Posts for tag: dental emergency
Losing or damaging a tooth due to trauma can be a scary and unnerving experience. Equally as frightening is waking up to a severe toothache or a dental abscess. Knowing how to deal with these situations can help you stay calm and collected and get the treatment you and your condition require. Learn more about what to do after a dental emergency with Dr. Kern Agader at Dental Perfections in Kapolei, HI.
Repairing Your Smile After A Dental Emergency
Lost Tooth: If a tooth becomes dislodged or gets knocked out, it is important to stay calm. If possible, retrieve the lost tooth. Hold it by its crown (top) and do not touch its roots. If the tooth is dirty, rinse it with water, but do not scrub any tissue remaining on the roots. Gently try to replace the tooth into its socket, stopping if this task requires any force or is painful. If this is not possible, store the tooth in a container of milk and see your dentist immediately for the necessary treatment.
Dental Abscess: A dental abscess occurs due to an infected tooth and presents itself as a pimple-like bump located on the gum. If you cannot get in to see your Kapolei dentist immediately, try rinsing your mouth with salt water and applying a cold compress to decrease pain or swelling. Do not “wait it out”. Due to its location and severity, the infection can spread to other parts of the body.
Broken or Damaged Tooth: A damaged or broken tooth requires dental care as soon as possible. If your tooth is bleeding, apply gauze to the area to try and stop the bleeding. Use a cold compress to relieve pain or swelling and see your dentist as soon as you can.
Chipped Tooth: A chipped tooth is not always a dental emergency though it can be alarming. If your tooth is chipped and not bleeding or cracked, retrieve the part of the tooth which has chipped off and bring it with you to your dental appointment.
Toothache: A toothache is a sign that decay has reached the inner pulp chamber of your tooth. This usually requires a root canal to clear out the infected tissues. Receiving the proper treatment early can decrease the risk of the tooth breaking or becoming more painful.
To learn more about what to do in a dental emergency, please contact Dr. Agader at Dental Perfections in Kapolei, HI. Call (808) 674-8895 to schedule your appointment with Dr. Agader today!
For anyone else, having a tooth accidentally knocked out while practicing a dance routine would be a very big deal. But not for Dancing With The Stars contestant Noah Galloway. Galloway, an Iraq War veteran and a double amputee, took a kick to the face from his partner during a recent practice session, which knocked out a front tooth. As his horrified partner looked on, Galloway picked the missing tooth up from the floor, rinsed out his mouth, and quickly assessed his injury. “No big deal,” he told a cameraman capturing the scene.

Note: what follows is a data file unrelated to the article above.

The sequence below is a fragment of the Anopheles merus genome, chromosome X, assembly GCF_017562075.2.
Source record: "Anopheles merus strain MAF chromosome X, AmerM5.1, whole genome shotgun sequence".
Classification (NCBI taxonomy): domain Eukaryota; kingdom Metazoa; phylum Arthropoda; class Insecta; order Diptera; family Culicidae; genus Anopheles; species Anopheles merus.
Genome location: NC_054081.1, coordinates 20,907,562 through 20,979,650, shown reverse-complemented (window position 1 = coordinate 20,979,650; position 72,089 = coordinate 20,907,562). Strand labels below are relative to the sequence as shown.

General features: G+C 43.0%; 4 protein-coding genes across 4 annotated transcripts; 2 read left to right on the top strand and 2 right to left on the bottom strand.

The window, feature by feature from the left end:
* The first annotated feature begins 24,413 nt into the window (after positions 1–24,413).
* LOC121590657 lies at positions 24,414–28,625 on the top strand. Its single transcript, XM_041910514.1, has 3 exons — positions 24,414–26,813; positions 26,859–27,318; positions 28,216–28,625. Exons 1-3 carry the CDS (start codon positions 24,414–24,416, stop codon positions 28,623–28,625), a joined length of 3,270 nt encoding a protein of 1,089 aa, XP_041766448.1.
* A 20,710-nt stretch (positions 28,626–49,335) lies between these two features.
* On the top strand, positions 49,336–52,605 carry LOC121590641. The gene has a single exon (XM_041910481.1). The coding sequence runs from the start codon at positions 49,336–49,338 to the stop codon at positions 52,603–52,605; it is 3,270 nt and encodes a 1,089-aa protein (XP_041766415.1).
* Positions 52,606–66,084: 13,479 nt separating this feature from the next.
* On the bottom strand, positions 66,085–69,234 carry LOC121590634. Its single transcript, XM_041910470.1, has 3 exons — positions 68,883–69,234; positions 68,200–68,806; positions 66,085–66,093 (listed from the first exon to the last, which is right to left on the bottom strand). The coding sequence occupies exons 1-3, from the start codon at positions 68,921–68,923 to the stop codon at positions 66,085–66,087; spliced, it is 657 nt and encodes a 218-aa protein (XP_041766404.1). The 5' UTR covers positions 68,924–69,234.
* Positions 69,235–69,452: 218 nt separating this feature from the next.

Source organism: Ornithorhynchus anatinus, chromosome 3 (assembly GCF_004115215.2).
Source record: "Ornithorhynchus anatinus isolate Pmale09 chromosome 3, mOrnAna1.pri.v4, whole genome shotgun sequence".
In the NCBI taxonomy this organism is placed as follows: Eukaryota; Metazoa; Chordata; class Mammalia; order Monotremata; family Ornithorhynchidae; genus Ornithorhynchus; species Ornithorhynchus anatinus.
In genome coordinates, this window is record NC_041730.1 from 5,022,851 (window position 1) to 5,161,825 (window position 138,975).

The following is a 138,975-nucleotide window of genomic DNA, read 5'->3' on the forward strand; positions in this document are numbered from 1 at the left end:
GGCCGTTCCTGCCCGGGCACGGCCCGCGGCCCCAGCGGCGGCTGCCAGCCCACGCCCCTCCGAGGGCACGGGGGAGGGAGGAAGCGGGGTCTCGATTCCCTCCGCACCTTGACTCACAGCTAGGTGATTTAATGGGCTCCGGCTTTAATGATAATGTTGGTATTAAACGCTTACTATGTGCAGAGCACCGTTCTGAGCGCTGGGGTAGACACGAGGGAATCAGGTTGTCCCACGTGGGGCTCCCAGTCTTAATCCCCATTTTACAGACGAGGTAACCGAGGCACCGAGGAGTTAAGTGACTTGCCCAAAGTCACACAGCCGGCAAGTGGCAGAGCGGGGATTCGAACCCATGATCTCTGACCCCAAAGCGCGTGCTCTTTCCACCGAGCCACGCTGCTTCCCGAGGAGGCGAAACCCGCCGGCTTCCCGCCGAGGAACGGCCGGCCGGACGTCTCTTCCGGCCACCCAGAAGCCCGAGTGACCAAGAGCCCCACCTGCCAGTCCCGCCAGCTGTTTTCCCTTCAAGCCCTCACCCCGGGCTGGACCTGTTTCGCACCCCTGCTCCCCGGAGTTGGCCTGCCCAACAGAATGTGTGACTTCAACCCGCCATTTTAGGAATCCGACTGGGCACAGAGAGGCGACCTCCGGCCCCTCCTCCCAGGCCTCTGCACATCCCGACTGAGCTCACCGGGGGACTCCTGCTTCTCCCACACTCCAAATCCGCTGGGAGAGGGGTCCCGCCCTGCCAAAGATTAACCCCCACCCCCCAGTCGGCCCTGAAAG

Of course, not everyone would have the training — or the presence of mind — to do what Galloway did in that situation. But if you’re facing a serious dental trauma, such as a knocked out tooth, minutes count. Would you know what to do under those circumstances? Here’s a basic guide.
If a permanent tooth is completely knocked out of its socket, you need to act quickly. Once the injured person is stable, recover the tooth and gently clean it with water — but avoid grasping it by its roots! Next, if possible, place the tooth back in its socket in the jaw, making sure it is facing the correct way. Hold it in place with a damp cloth or gauze, and rush to the dental office, or to the emergency room if it’s after hours or if there appear to be other injuries.
If it isn’t possible to put the tooth back, you can place it between the cheek and gum, or in a plastic bag with the patient’s saliva, or in the special tooth-preserving liquid found in some first-aid kits. Either way, the sooner medical attention is received, the better the chances that the tooth can be saved.
When a tooth is loosened or displaced but not knocked out, you should receive dental attention within six hours of the accident. In the meantime, you can rinse the mouth with water and take over-the-counter anti-inflammatory medication (such as ibuprofen) to ease pain. A cold pack temporarily applied to the outside of the face can also help relieve discomfort.
When teeth are broken or chipped, you have up to 12 hours to get dental treatment.Â Follow the guidelines above for pain relief, but don’t forget to come in to the office even if the pain isn’t severe. Of course, if you experience bleeding that can’t be controlled after five minutes, dizziness, loss of consciousness or intense pain, seek emergency medical help right away.
And as for Noah Galloway:Â In an interview a few days later, he showed off his new smile, with the temporary bridge his dentist provided… and he even continued to dance with the same partner!
If you would like more information about dental trauma, please contact us or schedule an appointment for a consultation. You can learn more in the Dear Doctor magazine articles “Trauma & Nerve Damage to Teeth” and “The Field-Side Guide to Dental Injuries.”